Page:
Sunday? More hot and humid weather (it’s MAY! In the Mid Atlantic! Too early for July weather). My plan was a nice and easy ride. Just some trotting and cantering. We got out to the outdoor and Nay basically knocked me over when another horse trotted over a cross rail coming towards him. Nice job. Thankfully that was the end of his antics (I guess it caught him off guard?) and he was comatose once I got on. We had the ring to ourselves for a few minutes but were quickly joined by another horse. This actually gave me the chance to work by the road as we chose to split the ring. I haven’t actually worked much by the road lately. Nay didn’t care. We trotted, did some poles, and then cantered left without care (or pretty much any effort). To the right? We struggled. We picked it up wrong then got it. So, when the other horse left, we did some figure eights at the canter with simple changes. Our left leads were perfect, the right less so, but I do thing Nay got it he does need to canter on both leads. We did several transitions before calling it a day.

Finally? Tuesday. I woke up feeling good. Weather was cool and by the time I got ready to ride, I felt like crap. I took meds but I probably could have taken them earlier. I’ve always been OK on a horse, but not this day. Nay was super fussy with his head the entire time I was walking and that make me feel even more wobbly. Trotting felt bad (cantering, less so, but maybe the meds were kicking in). My trainer did tell me to get off if I was dizzy, but I’m freaking dizzy all the time right now so what am I going to do? Nothing? Medically I’m fine unless they can find something… So we pushed through, but it wasn’t the ride I wanted.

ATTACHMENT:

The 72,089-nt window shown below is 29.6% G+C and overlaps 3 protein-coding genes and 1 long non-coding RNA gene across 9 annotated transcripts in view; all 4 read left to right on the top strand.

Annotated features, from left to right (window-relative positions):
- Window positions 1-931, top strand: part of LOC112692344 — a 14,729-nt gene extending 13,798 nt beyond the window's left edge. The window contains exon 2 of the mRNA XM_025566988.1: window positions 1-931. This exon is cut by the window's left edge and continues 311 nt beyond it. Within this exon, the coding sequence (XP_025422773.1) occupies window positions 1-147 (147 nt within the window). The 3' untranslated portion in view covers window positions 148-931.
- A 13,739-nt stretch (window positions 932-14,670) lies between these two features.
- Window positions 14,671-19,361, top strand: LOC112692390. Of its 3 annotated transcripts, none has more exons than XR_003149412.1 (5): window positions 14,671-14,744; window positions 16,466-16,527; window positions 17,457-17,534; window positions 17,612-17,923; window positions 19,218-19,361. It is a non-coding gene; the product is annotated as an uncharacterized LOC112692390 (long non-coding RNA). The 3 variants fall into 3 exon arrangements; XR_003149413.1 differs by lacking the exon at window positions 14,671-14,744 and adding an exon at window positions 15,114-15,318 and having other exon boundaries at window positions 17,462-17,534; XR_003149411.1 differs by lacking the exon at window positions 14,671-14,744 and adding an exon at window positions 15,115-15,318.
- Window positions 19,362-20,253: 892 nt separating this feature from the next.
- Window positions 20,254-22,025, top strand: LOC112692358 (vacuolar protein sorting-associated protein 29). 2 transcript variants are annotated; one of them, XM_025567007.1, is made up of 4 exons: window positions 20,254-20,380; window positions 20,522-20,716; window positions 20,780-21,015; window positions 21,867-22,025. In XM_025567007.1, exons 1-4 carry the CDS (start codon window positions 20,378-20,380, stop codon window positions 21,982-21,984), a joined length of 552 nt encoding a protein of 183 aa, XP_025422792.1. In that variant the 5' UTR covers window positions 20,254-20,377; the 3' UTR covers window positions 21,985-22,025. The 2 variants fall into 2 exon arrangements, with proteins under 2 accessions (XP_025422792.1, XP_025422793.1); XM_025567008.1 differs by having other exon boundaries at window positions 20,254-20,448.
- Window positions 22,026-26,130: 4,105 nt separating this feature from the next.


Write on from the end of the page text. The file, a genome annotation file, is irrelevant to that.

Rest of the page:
Trotting was OK. Nay had energy, but was slow at the trot. He was trying SO HARD to be good. When I first got on, I thought, I should lunge, but I didn’t. I regretted it the entire ride. I planned to lunge when I got there, but there was a horse turned out in the indoor. I hate that. I didn’t want to lunge during the lesson prior, but I should have just taken the first 5 minutes of mine to toss Nay on the line.